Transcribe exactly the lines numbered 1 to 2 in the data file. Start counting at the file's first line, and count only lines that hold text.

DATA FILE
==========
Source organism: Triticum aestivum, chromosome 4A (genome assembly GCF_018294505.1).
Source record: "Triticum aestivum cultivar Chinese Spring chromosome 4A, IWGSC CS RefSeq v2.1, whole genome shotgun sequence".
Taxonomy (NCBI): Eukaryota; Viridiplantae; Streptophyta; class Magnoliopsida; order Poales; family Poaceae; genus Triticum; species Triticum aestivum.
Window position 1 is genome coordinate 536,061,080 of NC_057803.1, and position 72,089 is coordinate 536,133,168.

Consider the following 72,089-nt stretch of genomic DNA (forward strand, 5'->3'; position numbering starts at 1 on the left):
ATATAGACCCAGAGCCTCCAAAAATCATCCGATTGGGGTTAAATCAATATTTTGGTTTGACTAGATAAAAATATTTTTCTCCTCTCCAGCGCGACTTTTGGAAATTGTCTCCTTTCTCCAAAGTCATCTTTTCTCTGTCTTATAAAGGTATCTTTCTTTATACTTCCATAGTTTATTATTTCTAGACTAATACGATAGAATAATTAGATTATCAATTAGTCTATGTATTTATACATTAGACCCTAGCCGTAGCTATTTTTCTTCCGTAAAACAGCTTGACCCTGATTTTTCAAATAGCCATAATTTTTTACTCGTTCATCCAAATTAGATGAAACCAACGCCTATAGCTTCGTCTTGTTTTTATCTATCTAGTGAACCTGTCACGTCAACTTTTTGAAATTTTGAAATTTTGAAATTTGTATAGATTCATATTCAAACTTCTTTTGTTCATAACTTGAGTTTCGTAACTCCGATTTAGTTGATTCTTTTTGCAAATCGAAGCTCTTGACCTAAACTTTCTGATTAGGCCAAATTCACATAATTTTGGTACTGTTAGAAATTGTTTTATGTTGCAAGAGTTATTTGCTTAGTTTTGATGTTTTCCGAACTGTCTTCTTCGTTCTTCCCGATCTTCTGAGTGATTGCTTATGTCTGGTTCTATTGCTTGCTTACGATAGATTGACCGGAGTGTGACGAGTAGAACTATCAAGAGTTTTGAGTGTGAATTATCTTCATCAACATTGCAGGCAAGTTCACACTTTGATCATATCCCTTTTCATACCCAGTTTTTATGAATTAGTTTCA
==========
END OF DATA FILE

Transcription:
Source organism: Triticum aestivum, chromosome 4A (genome assembly GCF_018294505.1).
Source record: "Triticum aestivum cultivar Chinese Spring chromosome 4A, IWGSC CS RefSeq v2.1, whole genome shotgun sequence".